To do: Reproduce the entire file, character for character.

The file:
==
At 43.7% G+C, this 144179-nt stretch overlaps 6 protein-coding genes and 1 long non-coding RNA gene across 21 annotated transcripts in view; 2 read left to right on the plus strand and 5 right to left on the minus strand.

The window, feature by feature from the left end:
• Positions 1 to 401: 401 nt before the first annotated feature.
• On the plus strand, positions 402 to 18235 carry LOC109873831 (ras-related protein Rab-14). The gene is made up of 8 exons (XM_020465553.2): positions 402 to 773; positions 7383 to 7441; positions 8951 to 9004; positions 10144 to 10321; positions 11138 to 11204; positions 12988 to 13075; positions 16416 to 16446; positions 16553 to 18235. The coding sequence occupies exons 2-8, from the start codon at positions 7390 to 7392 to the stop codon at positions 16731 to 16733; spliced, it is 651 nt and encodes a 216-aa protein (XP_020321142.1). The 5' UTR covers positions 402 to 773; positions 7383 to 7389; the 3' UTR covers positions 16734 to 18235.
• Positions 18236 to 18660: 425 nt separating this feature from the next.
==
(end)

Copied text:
At 43.7% G+C, this 144179-nt stretch overlaps 6 protein-coding genes and 1 long non-coding RNA gene across 21 annotated transcripts in view; 2 read left to right on the plus strand and 5 right to left on the minus strand.

The window, feature by feature from the left end:
• Positions 1 to 401: 401 nt before the first annotated feature.
• On the plus strand, positions 402 to 18235 carry LOC109873831 (ras-related protein Rab-14). The gene is made up of 8 exons (XM_020465553.2): positions 402 to 773; positions 7383 to 7441; positions 8951 to 9004; positions 10144 to 10321; positions 11138 to 11204; positions 12988 to 13075; positions 16416 to 16446; positions 16553 to 18235. The coding sequence occupies exons 2-8, from the start codon at positions 7390 to 7392 to the stop codon at positions 16731 to 16733; spliced, it is 651 nt and encodes a 216-aa protein (XP_020321142.1). The 5' UTR covers positions 402 to 773; positions 7383 to 7389; the 3' UTR covers positions 16734 to 18235.
• Positions 18236 to 18660: 425 nt separating this feature from the next.